Post by HiVolt
"There are a great many things that you could do," the voice whispered, "things that not even I could."
He clutched at the arms of his throne, digging his sharp nails into the grain of the wood. "Please, leave me be," he thought.
"And so you beg," the voice laughed mockingly, "You are weak, insolent whelp! You would be nothing if not for me! I am the reason you have been successful! You owe me everything that you have achieved!"
He grabbed at his head and cried out within his mind, "I am the Warchief! I am strength incarnate! Everything I have accomplished is my own!"
The voice continued its taunting, hateful laugh and faded again into nothingness. He leaned back, drained, hoping that the voice would not return again. Since he had taken his place, his rightful throne, the voice had spoken to him. It was always there, cackling with anger. He hated it.
He rose from his seat and walked to the great archway separating the throne room from the rest of the keep. Now was not the time for wallowing in anger. The fleet had been completed at Zoram'gar and he wished to witness the launch of the campaign. Striding with all the confidence he could muster, he made his way to the flight tower, and the zeppelin.
Upon boarding the vessel, he was met by the captain, a goblin. He sneered at the weakling. These people were always scrounging for their gold. He hated the thought of one defiling his city, his people. Still, they served their purpose. Another came to him, one who allowed his mind the pleasure of knowing strength again, Saurfang.
"Warchief, I am pleased you saw fit to witness the fleet embarking," he spoke with power for one so aged. His tone was forceful and commanding. Garrosh truly admired him. "The morale you will give the soldiers will surely see that this campaign cannot fail."
"I am happy to come, Saurfang," he replied, "it will do me well to leave the throne for some time. Being cooped up in the keep is no way to run the Horde. I do not intend to make the same mistakes as my predecessor."
Saurfang felt anger within him, but he did not release it. "Indeed, Warchief. But do not allow yourself to become wrapped in your own pride. All of us make mistakes, given enough time. Even though some choose not to see it, I too have made many."
Garrosh patted the elder orc on the shoulder, smirking, "Saurfang, I would rather not hear more of your regrets. What matters is that you are strong and honorable, nothing else."
Saurfang looked out over the railing to the west, acknowledging the boy's ignorant statement with a simple nod. "In time," he thought, "you will know the cost of your mistakes, Garrosh."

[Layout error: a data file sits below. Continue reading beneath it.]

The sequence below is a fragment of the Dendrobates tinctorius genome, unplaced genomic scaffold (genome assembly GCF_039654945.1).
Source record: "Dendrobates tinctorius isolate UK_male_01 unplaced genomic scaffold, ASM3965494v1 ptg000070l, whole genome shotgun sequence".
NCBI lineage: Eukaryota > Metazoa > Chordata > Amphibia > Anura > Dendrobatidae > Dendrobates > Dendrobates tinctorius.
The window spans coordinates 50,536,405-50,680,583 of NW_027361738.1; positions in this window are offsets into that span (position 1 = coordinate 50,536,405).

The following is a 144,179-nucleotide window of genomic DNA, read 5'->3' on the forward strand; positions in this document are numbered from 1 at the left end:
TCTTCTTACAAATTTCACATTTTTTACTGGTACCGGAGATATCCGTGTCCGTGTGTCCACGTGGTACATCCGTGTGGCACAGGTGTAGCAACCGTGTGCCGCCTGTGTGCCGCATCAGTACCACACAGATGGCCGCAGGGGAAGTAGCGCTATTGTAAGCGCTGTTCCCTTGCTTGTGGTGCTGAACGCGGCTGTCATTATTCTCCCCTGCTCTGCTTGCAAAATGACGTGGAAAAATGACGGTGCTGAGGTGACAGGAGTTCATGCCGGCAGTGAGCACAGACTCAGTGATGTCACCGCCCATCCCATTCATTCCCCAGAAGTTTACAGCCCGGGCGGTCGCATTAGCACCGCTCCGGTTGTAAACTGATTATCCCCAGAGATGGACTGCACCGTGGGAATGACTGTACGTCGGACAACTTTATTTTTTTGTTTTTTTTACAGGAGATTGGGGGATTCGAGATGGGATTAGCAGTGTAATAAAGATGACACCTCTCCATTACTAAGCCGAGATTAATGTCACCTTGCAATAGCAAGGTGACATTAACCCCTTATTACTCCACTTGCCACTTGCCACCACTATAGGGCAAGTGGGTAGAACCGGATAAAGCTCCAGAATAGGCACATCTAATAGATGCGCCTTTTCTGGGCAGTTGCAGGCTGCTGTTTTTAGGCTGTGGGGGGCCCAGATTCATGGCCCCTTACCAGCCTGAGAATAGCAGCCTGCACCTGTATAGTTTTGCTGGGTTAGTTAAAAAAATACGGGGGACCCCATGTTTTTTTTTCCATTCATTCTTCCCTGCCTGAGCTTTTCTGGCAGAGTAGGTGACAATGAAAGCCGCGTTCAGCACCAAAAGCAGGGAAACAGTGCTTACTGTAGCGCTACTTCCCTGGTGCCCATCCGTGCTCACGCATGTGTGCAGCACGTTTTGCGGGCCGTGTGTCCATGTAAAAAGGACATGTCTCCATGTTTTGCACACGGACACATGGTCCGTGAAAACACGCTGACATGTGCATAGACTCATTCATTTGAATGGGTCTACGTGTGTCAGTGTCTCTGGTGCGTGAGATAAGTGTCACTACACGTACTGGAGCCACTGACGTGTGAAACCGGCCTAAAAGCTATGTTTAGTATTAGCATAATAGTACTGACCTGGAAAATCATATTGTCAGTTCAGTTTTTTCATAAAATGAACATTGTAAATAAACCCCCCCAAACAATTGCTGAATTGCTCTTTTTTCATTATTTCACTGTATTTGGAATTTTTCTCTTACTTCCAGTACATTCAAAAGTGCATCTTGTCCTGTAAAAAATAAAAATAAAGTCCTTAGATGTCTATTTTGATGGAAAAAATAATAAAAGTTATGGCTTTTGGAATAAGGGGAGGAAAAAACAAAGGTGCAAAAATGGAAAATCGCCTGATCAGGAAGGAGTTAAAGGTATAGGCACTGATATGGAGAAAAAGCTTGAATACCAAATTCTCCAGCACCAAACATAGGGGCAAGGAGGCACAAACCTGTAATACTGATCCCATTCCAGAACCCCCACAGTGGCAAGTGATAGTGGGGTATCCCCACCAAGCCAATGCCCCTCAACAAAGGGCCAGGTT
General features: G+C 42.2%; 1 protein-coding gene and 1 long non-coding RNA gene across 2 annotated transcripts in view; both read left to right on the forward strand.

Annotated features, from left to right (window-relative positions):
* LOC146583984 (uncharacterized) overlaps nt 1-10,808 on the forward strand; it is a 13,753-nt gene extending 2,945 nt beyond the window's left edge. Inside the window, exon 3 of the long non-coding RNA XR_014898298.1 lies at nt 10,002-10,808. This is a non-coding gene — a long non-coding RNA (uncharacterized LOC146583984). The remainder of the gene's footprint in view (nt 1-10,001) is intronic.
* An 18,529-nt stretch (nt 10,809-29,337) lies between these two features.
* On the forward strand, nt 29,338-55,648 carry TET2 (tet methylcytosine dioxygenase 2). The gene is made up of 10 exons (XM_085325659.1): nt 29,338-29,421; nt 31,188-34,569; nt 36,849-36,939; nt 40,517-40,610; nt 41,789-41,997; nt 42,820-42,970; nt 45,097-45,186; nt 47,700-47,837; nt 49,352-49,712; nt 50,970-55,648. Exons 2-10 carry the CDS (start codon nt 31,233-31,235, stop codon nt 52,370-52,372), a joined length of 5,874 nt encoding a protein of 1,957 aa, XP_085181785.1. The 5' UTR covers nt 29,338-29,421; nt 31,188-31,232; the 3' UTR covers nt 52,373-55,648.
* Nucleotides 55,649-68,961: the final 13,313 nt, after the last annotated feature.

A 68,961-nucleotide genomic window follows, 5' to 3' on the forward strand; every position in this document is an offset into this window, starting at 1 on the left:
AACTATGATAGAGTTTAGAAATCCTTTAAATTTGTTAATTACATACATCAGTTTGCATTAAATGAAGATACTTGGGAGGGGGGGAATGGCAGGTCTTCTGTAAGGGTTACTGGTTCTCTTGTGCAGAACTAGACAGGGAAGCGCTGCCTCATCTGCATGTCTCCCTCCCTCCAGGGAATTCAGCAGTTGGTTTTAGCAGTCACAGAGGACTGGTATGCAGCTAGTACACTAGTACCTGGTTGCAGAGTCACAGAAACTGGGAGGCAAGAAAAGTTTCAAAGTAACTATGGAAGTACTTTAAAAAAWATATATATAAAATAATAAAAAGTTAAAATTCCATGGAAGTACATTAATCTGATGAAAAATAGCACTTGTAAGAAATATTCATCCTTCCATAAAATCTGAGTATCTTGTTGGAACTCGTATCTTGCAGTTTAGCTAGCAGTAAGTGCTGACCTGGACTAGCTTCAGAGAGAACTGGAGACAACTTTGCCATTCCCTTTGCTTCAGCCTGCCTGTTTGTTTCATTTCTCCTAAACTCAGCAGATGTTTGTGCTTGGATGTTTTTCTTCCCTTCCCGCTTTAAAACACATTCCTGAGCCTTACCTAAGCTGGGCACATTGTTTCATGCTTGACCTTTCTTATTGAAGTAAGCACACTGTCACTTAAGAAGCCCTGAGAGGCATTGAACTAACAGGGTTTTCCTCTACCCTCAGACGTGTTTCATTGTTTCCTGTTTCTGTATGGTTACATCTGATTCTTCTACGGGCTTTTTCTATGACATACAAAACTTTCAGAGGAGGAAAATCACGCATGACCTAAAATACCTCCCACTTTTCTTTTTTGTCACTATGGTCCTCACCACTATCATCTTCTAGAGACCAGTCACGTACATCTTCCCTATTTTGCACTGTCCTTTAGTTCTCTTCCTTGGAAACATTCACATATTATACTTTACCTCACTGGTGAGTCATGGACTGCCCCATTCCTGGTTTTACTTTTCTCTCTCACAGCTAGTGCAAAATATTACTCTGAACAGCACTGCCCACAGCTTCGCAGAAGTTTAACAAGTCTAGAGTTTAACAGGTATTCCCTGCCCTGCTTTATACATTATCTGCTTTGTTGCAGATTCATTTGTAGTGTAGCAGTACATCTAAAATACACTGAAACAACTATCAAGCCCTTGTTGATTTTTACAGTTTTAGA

As the zeppelin disembarked, the two stood at the front of the ship, watching the ground pass below them and the horizon creep nearer. They could see Durotar to the south, it's vast expanse of red earth. It was as though the land itself was made of the blood they spilled, both of theirs and their enemies. To the west rose the forest of Ashenvale.
Though, if one were to think of this place as a forest, they would be mistaken. The lumber operations had cut much of the forest over the course of the war. The trees that had stood tall for thousands of years were now nothing much more than stumps and cinders. Saurfang felt himself clenching his fists in anger, digging his nails into his palms. He had not wished for this.
Two Weeks Earlier:
Thrall stood on the parapets of the citadel, gazing out to the southwest. Despite the mountains blocking the view of the forests of Ashenvale, he could see the smoke that rose from the forest. He looked away, knowing he could do nothing to stop what had already begun. He looked back to the field that lay before him. He couldn't help but think that much of what he now saw mirrored that of Ashenvale.
The Firelord's forces had risen forth from the northern mountains and reduced everything they touched to ash. Only here had the tides of flame been quelled. He could see the druids and shaman moving out below, trying as they could to heal the distressed land. He retreated from the citadel, and moved out to aid them.
Vol'jin looked on as the catapults fired their loads onto the enemy forces advancing toward them. "Keep 'em goin'," he ordered, "Make 'em regret dey evah step on da field!" For days the town had been harried by the Alliance. They came and were pushed back, but with every battle, more of his forces were cut down. Two catapults had already been destroyed.
Soon the battalion was too far within firing distance, and Vol'jin gave the order to cease fire. The catapults had served their purpose. The enemy force was now numbering at two-thirds of its original, but still, that force alone would be enough to wipe the town from the map. The Troll drew out his glaive, ready to make his stand.
As the enemy force encroached further, the archers at the walls loosed their arrows. The Alliance soldiers raised their shields and continued marching, deflecting the volley. Some were brought down, but not near enough to dwindle the overwhelming force. The archers loosed another volley, again having it deflected from the shields of the advancing army.
Vol'jin turned to his soldiers on the walls and in the town below. "Let em bring all de might o da Alliance on us! We gonna show dem da powah o da Horde!" The soldiers let out a cry of defiance against the oncoming army. Vol'jin turned his gaze back to the force below and threw out his glaive. It streaked through the air, a whirlwind of flashing steel, and brought down three soldiers in the front line. Like it was attached to his hands by a spectral strand, it returned to him, stained in blood.
He wiped his finger across the edge, and tasted it. He smiled, "Let em come."